It also provides the ability for the customers of banks and merchants to receive loyalty reward points, which can be redeemed at any merchant wherever it may be located, without needing to integrate with the merchant or use a special terminal.
Besides that, it allows consumers to control multiple payment cards and devices — including wearables, cards and mobile wallets — from the bank’s mobile app, and facilitate the ability to load and spend digital currencies using non-custodial wallets, which are wallets that are owned by end-users rather than an exchange or a hot wallet.
Verrency also connects directly to the blockchain and is building connections to Ripple and Ethereum’s networks.
“This is to enable banks to easily connect their payment systems to their smart contracts and other distributed trust technology projects,” said Link, who also holds a global advisory role at Ripple.
For example, if a bank runs its equities business on smart contracts and uses Verrency to connect their payment system to the smart contracts, a customer that owns equities can continue to spend and automatically have a portion of the stocks sold when his or her account balance is low, for example, to avoid an overdraft.
Verrency’s holding company is based in Singapore and the firm recently opened its Asean commercial subsidiary, with offices also based in the island state. The group is in the midst of setting up an Asean team for its expansion in the region.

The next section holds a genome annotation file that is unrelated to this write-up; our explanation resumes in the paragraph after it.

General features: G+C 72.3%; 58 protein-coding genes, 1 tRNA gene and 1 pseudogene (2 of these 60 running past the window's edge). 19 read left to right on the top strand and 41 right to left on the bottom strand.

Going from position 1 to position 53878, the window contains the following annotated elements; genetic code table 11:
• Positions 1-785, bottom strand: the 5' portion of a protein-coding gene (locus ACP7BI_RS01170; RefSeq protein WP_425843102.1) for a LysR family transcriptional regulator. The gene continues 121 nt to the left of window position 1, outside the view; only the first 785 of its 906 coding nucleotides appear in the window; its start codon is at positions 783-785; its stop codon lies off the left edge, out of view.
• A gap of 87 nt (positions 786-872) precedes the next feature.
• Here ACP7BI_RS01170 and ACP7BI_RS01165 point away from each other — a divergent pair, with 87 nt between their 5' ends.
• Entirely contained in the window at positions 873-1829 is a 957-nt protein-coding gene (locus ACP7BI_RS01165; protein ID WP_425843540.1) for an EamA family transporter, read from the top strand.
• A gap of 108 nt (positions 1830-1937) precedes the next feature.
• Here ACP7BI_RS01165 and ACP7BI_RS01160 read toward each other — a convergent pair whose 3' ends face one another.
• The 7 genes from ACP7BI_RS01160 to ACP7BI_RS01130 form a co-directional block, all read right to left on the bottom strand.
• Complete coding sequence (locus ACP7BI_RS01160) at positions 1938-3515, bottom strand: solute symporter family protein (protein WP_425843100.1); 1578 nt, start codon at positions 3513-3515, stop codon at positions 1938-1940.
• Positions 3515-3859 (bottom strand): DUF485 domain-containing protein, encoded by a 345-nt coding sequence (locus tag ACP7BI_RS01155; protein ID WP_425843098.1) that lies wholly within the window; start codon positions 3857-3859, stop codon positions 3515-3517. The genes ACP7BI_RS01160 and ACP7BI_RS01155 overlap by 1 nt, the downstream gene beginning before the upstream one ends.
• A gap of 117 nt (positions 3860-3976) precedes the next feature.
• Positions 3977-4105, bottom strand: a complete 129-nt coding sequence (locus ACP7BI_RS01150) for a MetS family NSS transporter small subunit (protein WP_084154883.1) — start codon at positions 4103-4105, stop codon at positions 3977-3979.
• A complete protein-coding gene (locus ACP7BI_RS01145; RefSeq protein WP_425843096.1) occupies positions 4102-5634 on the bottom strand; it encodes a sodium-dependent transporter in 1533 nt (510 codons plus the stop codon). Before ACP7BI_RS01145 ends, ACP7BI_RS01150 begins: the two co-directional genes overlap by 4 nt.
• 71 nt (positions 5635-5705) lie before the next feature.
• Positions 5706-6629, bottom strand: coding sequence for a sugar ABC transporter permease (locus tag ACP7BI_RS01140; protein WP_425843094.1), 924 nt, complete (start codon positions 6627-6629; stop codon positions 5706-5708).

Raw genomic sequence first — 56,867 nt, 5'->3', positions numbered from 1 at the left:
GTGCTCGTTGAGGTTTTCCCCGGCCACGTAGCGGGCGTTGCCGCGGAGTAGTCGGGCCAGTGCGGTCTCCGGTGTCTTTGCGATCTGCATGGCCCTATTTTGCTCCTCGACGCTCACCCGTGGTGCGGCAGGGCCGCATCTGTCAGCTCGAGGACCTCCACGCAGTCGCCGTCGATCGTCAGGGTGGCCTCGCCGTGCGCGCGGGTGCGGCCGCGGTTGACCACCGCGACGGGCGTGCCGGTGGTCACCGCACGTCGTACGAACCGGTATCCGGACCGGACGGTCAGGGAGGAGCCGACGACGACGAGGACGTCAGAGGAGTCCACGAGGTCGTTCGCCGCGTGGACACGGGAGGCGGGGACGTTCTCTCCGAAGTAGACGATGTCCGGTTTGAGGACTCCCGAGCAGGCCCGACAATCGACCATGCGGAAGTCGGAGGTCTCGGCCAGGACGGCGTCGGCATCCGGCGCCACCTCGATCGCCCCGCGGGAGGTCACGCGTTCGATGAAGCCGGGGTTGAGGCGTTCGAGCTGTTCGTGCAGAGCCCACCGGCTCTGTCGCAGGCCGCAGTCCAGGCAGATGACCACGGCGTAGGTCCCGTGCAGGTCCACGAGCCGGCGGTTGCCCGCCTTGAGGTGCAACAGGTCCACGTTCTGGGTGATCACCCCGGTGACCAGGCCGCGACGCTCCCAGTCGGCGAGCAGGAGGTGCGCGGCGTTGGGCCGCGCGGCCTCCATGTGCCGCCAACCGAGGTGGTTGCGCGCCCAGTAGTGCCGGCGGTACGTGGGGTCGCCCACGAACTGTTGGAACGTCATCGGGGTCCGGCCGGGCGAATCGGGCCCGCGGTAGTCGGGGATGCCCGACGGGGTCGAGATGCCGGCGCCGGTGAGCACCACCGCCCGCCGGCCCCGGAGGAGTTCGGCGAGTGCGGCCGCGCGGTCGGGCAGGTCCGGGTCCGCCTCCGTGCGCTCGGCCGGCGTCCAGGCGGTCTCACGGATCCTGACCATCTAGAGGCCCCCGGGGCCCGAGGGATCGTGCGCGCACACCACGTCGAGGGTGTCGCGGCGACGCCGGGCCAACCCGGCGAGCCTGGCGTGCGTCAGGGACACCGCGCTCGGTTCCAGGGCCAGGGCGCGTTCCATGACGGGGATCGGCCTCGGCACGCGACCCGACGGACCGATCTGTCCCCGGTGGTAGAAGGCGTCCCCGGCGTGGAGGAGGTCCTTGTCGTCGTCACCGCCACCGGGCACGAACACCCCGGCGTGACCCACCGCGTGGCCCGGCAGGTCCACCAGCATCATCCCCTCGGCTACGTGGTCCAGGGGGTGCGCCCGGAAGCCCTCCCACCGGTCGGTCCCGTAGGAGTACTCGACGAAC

Link said a major part of its Asean expansion plan is focused on Malaysia, where the group aims to actively work with the Malaysian fintech community here to identify specific local fintech firms that can benefit from Verrency’s platform and help connect these firms to Malaysian banks, and more broadly to Asean and the world.
He noted that every country has its own specific requirements and Malaysia is no exception. Link said he has been spending a lot of time with Malaysian banks over the past decade during his time in global consulting group Accenture, and said the top banks are very innovation-focused — more so than a number of their global peers.
“As the centre for the world’s Islamic banking, this (being innovation-focused) is obviously one of the local requirements that is unique to Malaysia.
“However, notably, almost all banks in the world suffer the same challenge when it comes to delivering on innovation on the issuing side — legacy systems and old payment switches, [which] make such innovation long and costly to implement,” he said.
He added that while open banking is important, it is currently a “one-way street” as banks provide third-party access to their data but as a result, give up many of their customer touchpoints in the process.
Open banking is a system that provides a user with a network of financial institutions’ data through the use of application programming interfaces. Customer touchpoints are a business or brand’s points of contact with its customers.
“Verrency helps ensure the banks remain at the centre of their customers’ touchpoints, by bringing fintech and curated payment services to the banks to deliver to their customers,” he added.